As commodities prices reel around on a sea of volatility this month, investors are hanging on for the ride and trying to figure out how to curb their losses.
According to strategists and portfolio managers from Goldman Sachs, ETF Securities, Standard & Poor’s, LPL Financial and WFS Funds, investors can move their money into everything from equities to exchange traded funds to mutual funds to options. The key, of course, is finding the right niche within those markets.
Gold’s story has been a volatile one since last week when it dropped, then rallied early this week, then dropped again later in the week. As of Thursday, Comex gold futures for June delivery fell $4.70, or 0.3%, to $1,497 an ounce following a 1% loss on Wednesday.
Silver, meanwhile, also declined Thursday after showing signs of recovery earlier in the week following a 30% downward plunge last week. On Thursday, Comex silver for July delivery fell $1.64, or 4.7%, to $33.92 an ounce. Silver had tumbled 7.7% in Wednesday’s session.
Why Commodities Have Plummeted
Commodities’ suddenly sharp volatility is the result of weak reports on U.S. unemployment and weekly jobless claims, and underscored by Federal Reserve Chairman Ben Bernanke’s insistent view that rising prices are out of line with what he considers to be low underlying inflation.
“The Wednesday before last week’s commodities drop, Bernanke was saying he was worried about mid-term inflation, not short-term. He said commodities were overextended, and wow, two days after Bernanke spoke, the bubble burst,” said Randy Warren, chief investment officer of WFS Funds for Warren Financial Service, Exton, Pa., which runs two institutional products for pensions, endowments, foundations, trusts and family offices.
Further, says Goldman Sachs Asset Management’s Chairman Jim O’Neill, the global economy is likely to encounter more “mini periods of volatility,” where
rising commodity prices, food and energy in particular, choke off some economic activity as consumers and business adjust to higher costs.
“In countries where overall inflation rises more because of these rising prices and central banks tighten monetary policy, subsequent tightening financial conditions will slow down growth and probably lessen their contribution to the demand for the commodities in the first place,” O’Neill writes in “Can Equities Rally Without Commodities?,” a viewpoint published on May 7.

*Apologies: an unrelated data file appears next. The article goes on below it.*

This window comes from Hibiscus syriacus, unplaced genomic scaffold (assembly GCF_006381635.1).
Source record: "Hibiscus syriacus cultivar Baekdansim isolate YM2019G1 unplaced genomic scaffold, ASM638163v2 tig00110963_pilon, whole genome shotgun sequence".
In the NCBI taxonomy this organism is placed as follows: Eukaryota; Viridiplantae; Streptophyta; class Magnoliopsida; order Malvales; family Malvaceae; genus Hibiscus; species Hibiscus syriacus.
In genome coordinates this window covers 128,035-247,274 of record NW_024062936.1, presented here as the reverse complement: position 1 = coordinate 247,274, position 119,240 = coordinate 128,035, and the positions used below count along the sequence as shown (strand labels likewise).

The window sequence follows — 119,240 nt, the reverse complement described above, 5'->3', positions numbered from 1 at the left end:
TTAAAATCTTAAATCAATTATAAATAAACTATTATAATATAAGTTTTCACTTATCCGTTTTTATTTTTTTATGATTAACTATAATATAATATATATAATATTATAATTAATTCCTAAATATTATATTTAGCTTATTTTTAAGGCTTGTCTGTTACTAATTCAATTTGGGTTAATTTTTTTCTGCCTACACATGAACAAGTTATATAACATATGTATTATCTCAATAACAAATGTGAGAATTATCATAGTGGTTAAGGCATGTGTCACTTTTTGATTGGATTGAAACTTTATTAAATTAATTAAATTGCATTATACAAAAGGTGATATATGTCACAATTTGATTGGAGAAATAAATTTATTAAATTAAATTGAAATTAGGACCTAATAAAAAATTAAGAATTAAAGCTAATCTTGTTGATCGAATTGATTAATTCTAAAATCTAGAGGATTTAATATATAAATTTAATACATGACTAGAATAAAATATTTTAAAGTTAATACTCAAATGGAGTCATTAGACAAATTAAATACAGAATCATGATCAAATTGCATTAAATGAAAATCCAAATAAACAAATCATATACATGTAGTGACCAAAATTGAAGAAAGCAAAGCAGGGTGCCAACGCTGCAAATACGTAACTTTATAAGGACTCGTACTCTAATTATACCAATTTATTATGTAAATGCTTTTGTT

“It appears as though we might be going through such a period right now," O'Neill continues. "Suddenly, economic data in many economies has disappointed, and while there could be a number of explanations, it seems quite feasible that the degree of increase in energy and food prices might be a guilty culprit.”
O’Neill concludes that if equities are to develop another leg to the rally that has been taking place since 2009, it will probably have to be led by something other than commodities. And more commodities weakness in the near term wouldn’t be that surprising either, he adds.
What Does Commodities Volatility Mean for Investors?
If gold tracks the classic bubble pattern, and it has so far, instead of plunging, it may double in value this year, according to Jeff Kleintop (left), chief market strategist for LPL Financial. However, he does not believe that gold – or commodities in general—is in a bubble and most likely will not continue to track the classic pattern. But he does see potential for further modest gains for precious metals and other commodities in 2011, to be accompanied by volatility.
“Gold’s rally is now just entering its tenth year, historically the best year for gains,” Kleintop writes in a market comment published Monday. “It is worth noting